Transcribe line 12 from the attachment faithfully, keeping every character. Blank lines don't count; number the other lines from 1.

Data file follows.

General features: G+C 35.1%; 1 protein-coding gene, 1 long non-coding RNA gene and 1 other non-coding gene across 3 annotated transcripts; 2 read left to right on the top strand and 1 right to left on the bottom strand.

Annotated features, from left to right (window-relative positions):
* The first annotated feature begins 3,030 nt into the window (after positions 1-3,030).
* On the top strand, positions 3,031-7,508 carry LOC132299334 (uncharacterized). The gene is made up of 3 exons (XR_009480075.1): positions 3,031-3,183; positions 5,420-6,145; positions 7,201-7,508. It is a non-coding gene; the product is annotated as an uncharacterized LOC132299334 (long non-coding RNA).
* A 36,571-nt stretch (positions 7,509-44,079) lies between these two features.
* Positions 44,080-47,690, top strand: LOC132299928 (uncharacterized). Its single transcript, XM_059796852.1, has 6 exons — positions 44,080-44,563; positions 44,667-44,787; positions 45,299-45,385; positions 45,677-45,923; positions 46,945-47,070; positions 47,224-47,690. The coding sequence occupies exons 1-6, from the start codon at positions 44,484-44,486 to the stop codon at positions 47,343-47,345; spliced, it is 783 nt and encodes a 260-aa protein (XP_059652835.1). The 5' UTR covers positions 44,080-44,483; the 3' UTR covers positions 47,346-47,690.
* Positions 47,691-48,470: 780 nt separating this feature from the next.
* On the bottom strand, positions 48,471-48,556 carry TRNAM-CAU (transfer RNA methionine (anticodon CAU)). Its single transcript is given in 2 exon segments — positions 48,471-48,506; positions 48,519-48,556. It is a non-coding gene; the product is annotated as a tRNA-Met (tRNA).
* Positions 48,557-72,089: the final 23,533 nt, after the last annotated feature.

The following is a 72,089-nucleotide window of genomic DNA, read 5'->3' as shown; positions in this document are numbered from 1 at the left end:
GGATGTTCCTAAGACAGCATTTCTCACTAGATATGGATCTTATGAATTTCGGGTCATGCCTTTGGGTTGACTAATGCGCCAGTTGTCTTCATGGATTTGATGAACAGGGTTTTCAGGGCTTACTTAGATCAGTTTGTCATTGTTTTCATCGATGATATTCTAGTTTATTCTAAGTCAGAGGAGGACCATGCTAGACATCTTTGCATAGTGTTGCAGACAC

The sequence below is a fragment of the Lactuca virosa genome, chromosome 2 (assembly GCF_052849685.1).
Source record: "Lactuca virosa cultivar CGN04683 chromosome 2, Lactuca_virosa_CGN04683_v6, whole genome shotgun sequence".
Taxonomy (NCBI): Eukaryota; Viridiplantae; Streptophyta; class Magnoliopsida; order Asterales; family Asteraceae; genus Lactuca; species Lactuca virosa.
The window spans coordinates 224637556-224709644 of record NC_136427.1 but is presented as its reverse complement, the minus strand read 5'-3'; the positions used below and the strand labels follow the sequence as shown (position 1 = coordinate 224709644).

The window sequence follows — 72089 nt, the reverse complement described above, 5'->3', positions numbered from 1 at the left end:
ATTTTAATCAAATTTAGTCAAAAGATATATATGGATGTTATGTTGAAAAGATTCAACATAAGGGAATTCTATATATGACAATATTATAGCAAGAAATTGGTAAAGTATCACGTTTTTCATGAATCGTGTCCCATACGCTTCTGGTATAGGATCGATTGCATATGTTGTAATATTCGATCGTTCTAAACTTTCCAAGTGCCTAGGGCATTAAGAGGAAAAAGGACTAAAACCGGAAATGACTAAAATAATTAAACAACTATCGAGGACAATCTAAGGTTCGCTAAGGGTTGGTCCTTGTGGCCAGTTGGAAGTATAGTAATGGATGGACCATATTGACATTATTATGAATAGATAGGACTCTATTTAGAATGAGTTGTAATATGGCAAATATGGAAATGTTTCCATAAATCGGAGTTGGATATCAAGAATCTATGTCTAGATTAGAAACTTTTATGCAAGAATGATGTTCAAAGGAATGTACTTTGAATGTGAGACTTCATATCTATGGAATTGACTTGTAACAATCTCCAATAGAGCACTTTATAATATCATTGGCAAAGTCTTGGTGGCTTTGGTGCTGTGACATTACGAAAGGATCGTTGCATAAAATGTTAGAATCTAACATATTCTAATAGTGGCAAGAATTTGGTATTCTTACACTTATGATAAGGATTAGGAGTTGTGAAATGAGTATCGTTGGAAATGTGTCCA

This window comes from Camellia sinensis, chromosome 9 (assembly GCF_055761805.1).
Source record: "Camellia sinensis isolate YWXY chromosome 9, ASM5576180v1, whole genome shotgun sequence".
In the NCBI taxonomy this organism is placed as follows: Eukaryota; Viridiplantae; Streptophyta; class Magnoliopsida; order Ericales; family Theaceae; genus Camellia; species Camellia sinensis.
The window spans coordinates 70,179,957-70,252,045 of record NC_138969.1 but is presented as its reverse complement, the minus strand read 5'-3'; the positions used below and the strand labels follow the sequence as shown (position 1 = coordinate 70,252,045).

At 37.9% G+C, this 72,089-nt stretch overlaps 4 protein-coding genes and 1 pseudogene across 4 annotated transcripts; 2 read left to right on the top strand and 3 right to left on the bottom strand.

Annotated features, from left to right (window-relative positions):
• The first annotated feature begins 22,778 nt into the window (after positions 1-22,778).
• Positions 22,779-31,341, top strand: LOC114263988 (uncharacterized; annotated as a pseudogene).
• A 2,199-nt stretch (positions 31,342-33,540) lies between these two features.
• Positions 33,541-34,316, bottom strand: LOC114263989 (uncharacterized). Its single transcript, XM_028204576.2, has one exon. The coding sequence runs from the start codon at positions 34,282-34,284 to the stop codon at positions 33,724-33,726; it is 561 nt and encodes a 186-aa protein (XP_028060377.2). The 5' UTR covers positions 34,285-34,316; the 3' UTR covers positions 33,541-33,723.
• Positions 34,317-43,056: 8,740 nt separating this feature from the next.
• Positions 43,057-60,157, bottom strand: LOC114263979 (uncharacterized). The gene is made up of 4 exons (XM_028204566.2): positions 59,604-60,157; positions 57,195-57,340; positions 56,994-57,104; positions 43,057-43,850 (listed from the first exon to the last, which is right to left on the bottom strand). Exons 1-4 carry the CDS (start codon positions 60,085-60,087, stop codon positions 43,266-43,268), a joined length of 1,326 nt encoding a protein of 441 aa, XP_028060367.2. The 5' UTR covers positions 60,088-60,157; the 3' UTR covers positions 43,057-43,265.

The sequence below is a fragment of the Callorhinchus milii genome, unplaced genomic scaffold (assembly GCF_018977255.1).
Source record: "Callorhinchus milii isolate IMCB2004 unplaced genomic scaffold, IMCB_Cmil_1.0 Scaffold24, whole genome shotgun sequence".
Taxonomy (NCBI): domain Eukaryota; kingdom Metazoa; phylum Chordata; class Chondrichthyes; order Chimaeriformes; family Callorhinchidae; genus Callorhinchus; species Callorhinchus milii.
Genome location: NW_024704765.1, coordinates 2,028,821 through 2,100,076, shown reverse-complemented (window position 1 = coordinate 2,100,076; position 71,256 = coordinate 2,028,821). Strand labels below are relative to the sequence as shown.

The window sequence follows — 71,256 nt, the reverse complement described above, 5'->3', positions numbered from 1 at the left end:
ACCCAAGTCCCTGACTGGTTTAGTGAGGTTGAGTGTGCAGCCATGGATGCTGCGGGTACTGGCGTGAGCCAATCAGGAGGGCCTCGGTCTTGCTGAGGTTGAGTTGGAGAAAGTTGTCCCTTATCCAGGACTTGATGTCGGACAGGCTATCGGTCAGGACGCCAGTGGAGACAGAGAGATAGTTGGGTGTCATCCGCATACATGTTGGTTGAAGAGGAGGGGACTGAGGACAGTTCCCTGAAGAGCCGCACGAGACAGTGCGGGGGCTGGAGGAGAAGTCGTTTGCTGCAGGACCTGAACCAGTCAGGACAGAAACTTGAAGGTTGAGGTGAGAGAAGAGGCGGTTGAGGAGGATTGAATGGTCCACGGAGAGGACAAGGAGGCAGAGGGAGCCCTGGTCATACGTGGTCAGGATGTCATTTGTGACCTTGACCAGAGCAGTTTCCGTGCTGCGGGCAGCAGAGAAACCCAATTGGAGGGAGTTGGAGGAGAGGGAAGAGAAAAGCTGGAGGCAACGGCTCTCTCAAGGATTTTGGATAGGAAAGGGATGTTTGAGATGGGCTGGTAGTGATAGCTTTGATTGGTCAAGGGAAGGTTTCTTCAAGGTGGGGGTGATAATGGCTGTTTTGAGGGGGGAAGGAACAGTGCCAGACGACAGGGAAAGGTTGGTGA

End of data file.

The sequence below is a fragment of the Lactuca virosa genome, chromosome 2 (assembly GCF_052849685.1).